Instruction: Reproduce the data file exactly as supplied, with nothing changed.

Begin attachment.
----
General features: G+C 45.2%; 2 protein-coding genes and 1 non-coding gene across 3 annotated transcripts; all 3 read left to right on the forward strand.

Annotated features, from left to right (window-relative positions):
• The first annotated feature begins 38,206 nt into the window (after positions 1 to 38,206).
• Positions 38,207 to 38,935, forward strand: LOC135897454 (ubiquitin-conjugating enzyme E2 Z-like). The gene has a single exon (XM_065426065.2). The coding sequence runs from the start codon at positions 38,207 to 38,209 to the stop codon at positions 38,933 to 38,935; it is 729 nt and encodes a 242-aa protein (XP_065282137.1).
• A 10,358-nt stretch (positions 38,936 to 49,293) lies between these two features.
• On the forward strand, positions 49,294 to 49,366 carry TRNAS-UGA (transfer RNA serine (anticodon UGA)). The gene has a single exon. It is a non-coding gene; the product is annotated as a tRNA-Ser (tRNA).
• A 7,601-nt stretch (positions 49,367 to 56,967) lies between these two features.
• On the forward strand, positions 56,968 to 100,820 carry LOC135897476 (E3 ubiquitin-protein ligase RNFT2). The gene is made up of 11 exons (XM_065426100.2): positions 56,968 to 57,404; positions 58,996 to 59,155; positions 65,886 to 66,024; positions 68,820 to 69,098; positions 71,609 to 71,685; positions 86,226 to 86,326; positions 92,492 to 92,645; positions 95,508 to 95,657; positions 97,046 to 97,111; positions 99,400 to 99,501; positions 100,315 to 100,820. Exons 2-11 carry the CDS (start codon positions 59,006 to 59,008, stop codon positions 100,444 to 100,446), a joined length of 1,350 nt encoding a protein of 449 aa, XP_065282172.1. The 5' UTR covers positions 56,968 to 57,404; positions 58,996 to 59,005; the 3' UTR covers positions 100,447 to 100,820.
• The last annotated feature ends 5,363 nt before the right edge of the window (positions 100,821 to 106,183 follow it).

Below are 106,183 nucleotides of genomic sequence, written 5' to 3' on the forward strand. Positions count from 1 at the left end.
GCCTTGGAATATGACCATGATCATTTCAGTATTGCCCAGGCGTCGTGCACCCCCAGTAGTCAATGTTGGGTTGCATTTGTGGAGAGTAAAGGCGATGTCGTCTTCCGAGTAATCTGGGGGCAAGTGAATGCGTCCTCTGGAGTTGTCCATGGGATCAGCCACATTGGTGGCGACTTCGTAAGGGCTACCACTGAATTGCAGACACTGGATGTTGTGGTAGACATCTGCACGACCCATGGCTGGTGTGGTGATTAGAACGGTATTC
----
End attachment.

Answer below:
General features: G+C 45.2%; 2 protein-coding genes and 1 non-coding gene across 3 annotated transcripts; all 3 read left to right on the forward strand.

Annotated features, from left to right (window-relative positions):
• The first annotated feature begins 38,206 nt into the window (after positions 1 to 38,206).
• Positions 38,207 to 38,935, forward strand: LOC135897454 (ubiquitin-conjugating enzyme E2 Z-like). The gene has a single exon (XM_065426065.2). The coding sequence runs from the start codon at positions 38,207 to 38,209 to the stop codon at positions 38,933 to 38,935; it is 729 nt and encodes a 242-aa protein (XP_065282137.1).
• A 10,358-nt stretch (positions 38,936 to 49,293) lies between these two features.
• On the forward strand, positions 49,294 to 49,366 carry TRNAS-UGA (transfer RNA serine (anticodon UGA)). The gene has a single exon. It is a non-coding gene; the product is annotated as a tRNA-Ser (tRNA).
• A 7,601-nt stretch (positions 49,367 to 56,967) lies between these two features.
• On the forward strand, positions 56,968 to 100,820 carry LOC135897476 (E3 ubiquitin-protein ligase RNFT2). The gene is made up of 11 exons (XM_065426100.2): positions 56,968 to 57,404; positions 58,996 to 59,155; positions 65,886 to 66,024; positions 68,820 to 69,098; positions 71,609 to 71,685; positions 86,226 to 86,326; positions 92,492 to 92,645; positions 95,508 to 95,657; positions 97,046 to 97,111; positions 99,400 to 99,501; positions 100,315 to 100,820. Exons 2-11 carry the CDS (start codon positions 59,006 to 59,008, stop codon positions 100,444 to 100,446), a joined length of 1,350 nt encoding a protein of 449 aa, XP_065282172.1. The 5' UTR covers positions 56,968 to 57,404; positions 58,996 to 59,005; the 3' UTR covers positions 100,447 to 100,820.
• The last annotated feature ends 5,363 nt before the right edge of the window (positions 100,821 to 106,183 follow it).

Below are 106,183 nucleotides of genomic sequence, written 5' to 3' on the forward strand. Positions count from 1 at the left end.
GCCTTGGAATATGACCATGATCATTTCAGTATTGCCCAGGCGTCGTGCACCCCCAGTAGTCAATGTTGGGTTGCATTTGTGGAGAGTAAAGGCGATGTCGTCTTCCGAGTAATCTGGGGGCAAGTGAATGCGTCCTCTGGAGTTGTCCATGGGATCAGCCACATTGGTGGCGACTTCGTAAGGGCTACCACTGAATTGCAGACACTGGATGTTGTGGTAGACATCTGCACGACCCATGGCTGGTGTGGTGATTAGAACGGTATTC